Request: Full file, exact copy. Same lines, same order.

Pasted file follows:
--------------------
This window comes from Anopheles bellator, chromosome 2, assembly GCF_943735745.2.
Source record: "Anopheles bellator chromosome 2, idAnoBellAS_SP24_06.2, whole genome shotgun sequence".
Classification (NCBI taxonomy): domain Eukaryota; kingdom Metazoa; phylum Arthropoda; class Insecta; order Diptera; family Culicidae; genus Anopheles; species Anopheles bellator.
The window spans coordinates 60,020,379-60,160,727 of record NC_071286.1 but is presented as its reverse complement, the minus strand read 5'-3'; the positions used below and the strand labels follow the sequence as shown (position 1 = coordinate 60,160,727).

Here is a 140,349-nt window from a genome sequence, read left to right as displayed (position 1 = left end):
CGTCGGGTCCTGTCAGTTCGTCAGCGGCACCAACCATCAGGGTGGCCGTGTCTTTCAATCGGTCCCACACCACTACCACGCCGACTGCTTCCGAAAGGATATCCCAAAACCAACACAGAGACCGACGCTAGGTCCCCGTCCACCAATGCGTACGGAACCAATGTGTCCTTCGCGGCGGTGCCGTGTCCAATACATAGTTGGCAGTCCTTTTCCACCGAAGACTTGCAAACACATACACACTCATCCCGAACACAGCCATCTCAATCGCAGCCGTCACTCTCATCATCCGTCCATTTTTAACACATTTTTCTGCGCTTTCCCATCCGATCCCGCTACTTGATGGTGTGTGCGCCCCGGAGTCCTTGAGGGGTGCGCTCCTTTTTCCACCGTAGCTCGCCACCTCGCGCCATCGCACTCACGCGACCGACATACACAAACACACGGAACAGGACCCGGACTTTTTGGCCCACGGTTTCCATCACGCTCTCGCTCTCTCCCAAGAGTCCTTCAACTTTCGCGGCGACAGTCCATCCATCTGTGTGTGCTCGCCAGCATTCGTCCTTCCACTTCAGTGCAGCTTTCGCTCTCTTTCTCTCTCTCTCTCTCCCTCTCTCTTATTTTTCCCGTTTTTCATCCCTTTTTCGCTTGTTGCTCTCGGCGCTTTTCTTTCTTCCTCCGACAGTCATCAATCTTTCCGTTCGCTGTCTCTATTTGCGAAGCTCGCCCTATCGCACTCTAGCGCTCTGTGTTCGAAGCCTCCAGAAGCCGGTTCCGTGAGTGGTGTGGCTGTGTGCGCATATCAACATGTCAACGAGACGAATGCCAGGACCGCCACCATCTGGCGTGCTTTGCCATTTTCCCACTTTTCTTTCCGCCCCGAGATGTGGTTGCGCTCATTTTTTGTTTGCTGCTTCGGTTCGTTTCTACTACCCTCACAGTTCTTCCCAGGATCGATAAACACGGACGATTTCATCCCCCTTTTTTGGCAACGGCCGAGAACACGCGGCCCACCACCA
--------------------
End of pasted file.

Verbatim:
This window comes from Anopheles bellator, chromosome 2, assembly GCF_943735745.2.
Source record: "Anopheles bellator chromosome 2, idAnoBellAS_SP24_06.2, whole genome shotgun sequence".
Classification (NCBI taxonomy): domain Eukaryota; kingdom Metazoa; phylum Arthropoda; class Insecta; order Diptera; family Culicidae; genus Anopheles; species Anopheles bellator.
The window spans coordinates 60,020,379-60,160,727 of record NC_071286.1 but is presented as its reverse complement, the minus strand read 5'-3'; the positions used below and the strand labels follow the sequence as shown (position 1 = coordinate 60,160,727).

Here is a 140,349-nt window from a genome sequence, read left to right as displayed (position 1 = left end):
CGTCGGGTCCTGTCAGTTCGTCAGCGGCACCAACCATCAGGGTGGCCGTGTCTTTCAATCGGTCCCACACCACTACCACGCCGACTGCTTCCGAAAGGATATCCCAAAACCAACACAGAGACCGACGCTAGGTCCCCGTCCACCAATGCGTACGGAACCAATGTGTCCTTCGCGGCGGTGCCGTGTCCAATACATAGTTGGCAGTCCTTTTCCACCGAAGACTTGCAAACACATACACACTCATCCCGAACACAGCCATCTCAATCGCAGCCGTCACTCTCATCATCCGTCCATTTTTAACACATTTTTCTGCGCTTTCCCATCCGATCCCGCTACTTGATGGTGTGTGCGCCCCGGAGTCCTTGAGGGGTGCGCTCCTTTTTCCACCGTAGCTCGCCACCTCGCGCCATCGCACTCACGCGACCGACATACACAAACACACGGAACAGGACCCGGACTTTTTGGCCCACGGTTTCCATCACGCTCTCGCTCTCTCCCAAGAGTCCTTCAACTTTCGCGGCGACAGTCCATCCATCTGTGTGTGCTCGCCAGCATTCGTCCTTCCACTTCAGTGCAGCTTTCGCTCTCTTTCTCTCTCTCTCTCTCCCTCTCTCTTATTTTTCCCGTTTTTCATCCCTTTTTCGCTTGTTGCTCTCGGCGCTTTTCTTTCTTCCTCCGACAGTCATCAATCTTTCCGTTCGCTGTCTCTATTTGCGAAGCTCGCCCTATCGCACTCTAGCGCTCTGTGTTCGAAGCCTCCAGAAGCCGGTTCCGTGAGTGGTGTGGCTGTGTGCGCATATCAACATGTCAACGAGACGAATGCCAGGACCGCCACCATCTGGCGTGCTTTGCCATTTTCCCACTTTTCTTTCCGCCCCGAGATGTGGTTGCGCTCATTTTTTGTTTGCTGCTTCGGTTCGTTTCTACTACCCTCACAGTTCTTCCCAGGATCGATAAACACGGACGATTTCATCCCCCTTTTTTGGCAACGGCCGAGAACACGCGGCCCACCACCA